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American Academy of Pediatrics Calls For Resources For Pediatricians Administering Childhood Vaccines

6/6/2012 For Immediate Release: June 6, 2012

​​​​​​​​​CHICAGO -- The American Academy of Pediatrics (AAP) appreciates the report from the Office of the Inspector General on the management of vaccines in the Vaccines for Children (VFC) program. The report highlights areas for improvement in the storage and handling of childhood vaccines by physician offices and public health clinics.

The AAP believes that vaccines are one of the most important public health advances of modern times and remains committed to ensuring that vaccines are delivered safely. Parents should note that, despite variations in temperatures reported, vaccines were not found to be unsafe, and revaccination of children is not needed.

“The AAP supports the thousands of pediatricians who undertake the complex process of immunizing children effectively every day against potentially deadly infectious diseases,” said Robert W. Block, MD, FAAP, president of the AAP.  “This government report shows areas where additional education and resources are needed. The Academy calls for improved resources and funding for the VFC program to support the necessary technology and infrastructure for physician offices so that the program is able to deliver needed immunizations to all eligible children.”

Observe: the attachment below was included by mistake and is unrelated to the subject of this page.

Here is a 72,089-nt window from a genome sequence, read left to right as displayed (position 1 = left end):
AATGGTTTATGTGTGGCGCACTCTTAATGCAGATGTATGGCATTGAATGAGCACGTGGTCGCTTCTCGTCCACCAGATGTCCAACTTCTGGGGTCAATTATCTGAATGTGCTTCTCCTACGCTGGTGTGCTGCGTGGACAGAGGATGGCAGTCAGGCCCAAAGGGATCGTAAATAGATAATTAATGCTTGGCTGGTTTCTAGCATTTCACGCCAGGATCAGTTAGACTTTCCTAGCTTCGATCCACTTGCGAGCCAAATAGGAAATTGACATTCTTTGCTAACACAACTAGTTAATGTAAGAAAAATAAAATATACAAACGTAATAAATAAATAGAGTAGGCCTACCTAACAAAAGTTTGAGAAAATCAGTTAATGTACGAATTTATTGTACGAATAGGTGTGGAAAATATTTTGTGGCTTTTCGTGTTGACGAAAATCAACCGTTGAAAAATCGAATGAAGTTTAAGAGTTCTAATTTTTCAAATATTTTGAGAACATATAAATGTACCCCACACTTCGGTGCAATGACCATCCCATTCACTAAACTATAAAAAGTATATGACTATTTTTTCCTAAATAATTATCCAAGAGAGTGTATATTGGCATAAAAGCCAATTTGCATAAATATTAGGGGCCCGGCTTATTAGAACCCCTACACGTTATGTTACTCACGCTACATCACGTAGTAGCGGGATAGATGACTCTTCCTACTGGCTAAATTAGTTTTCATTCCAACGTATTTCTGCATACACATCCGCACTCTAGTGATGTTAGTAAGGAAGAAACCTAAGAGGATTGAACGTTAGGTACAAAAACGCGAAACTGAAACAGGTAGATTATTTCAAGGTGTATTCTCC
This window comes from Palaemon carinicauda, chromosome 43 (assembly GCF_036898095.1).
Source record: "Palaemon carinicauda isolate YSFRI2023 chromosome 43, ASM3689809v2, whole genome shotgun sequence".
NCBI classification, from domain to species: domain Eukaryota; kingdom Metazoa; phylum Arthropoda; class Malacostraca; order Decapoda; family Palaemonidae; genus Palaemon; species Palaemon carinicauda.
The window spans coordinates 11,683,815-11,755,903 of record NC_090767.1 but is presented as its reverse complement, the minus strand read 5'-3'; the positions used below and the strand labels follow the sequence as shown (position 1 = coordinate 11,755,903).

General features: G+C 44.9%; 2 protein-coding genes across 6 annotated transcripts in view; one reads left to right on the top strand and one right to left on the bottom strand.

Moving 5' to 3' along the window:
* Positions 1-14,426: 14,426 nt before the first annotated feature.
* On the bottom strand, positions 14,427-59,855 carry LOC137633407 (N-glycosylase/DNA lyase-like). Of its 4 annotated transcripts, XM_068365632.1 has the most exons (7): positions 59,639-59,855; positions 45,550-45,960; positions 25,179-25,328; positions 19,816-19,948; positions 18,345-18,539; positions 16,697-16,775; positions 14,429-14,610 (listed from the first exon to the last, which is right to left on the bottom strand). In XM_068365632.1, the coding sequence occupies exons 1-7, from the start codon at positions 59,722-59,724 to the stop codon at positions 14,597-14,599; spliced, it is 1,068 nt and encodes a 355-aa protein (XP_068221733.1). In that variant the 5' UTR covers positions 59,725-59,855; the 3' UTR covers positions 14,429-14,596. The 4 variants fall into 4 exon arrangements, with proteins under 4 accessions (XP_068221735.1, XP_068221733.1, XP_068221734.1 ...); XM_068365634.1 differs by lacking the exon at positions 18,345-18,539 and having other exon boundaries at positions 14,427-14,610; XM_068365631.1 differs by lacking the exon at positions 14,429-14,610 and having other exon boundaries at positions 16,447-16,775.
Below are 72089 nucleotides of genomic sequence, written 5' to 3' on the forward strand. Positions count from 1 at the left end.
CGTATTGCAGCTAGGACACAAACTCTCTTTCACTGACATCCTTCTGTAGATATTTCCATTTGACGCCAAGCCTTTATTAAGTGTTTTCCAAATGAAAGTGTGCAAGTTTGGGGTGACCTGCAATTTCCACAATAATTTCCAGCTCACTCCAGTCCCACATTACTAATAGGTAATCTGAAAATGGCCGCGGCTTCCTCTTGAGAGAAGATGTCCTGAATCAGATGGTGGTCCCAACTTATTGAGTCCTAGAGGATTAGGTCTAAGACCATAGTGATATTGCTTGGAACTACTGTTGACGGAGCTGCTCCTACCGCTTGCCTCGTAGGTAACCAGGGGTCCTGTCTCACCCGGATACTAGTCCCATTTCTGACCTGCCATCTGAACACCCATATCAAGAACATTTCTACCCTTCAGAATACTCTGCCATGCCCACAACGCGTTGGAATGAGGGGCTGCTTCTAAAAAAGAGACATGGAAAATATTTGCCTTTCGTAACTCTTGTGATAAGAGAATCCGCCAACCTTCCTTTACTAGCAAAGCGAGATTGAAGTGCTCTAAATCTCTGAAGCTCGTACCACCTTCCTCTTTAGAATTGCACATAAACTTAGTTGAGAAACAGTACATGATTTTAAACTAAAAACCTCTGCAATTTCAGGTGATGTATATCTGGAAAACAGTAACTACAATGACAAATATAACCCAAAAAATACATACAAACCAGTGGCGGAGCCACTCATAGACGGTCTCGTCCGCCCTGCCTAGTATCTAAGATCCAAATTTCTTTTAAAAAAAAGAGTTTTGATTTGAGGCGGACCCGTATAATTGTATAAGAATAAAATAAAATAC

Specifically, the Academy looks forward to working with the Centers for Disease Control and Prevention to identify appropriate equipment and monitoring devices, provide additional training to office staff monitoring vaccine stock, examine areas for improved efficiencies in regulatory reporting, and ensure that practices have ongoing access to the fiscal resources they need to implement necessary changes.

The AAP encourages all practices to continue monitoring vaccine storage and handling according to VFC guidelines and, where necessary, to take steps to regain compliance with those guidelines. This will ensure continued safety and efficacy of the vaccine supply and protection of children against dangerous diseases.


The American Academy of Pediatrics is an organization of 60,000 primary care pediatricians, pediatric medical subspecialists and pediatric surgical specialists dedicated to the health, safety and well-being of infants, children, adolescents and young adults. For more information, visit


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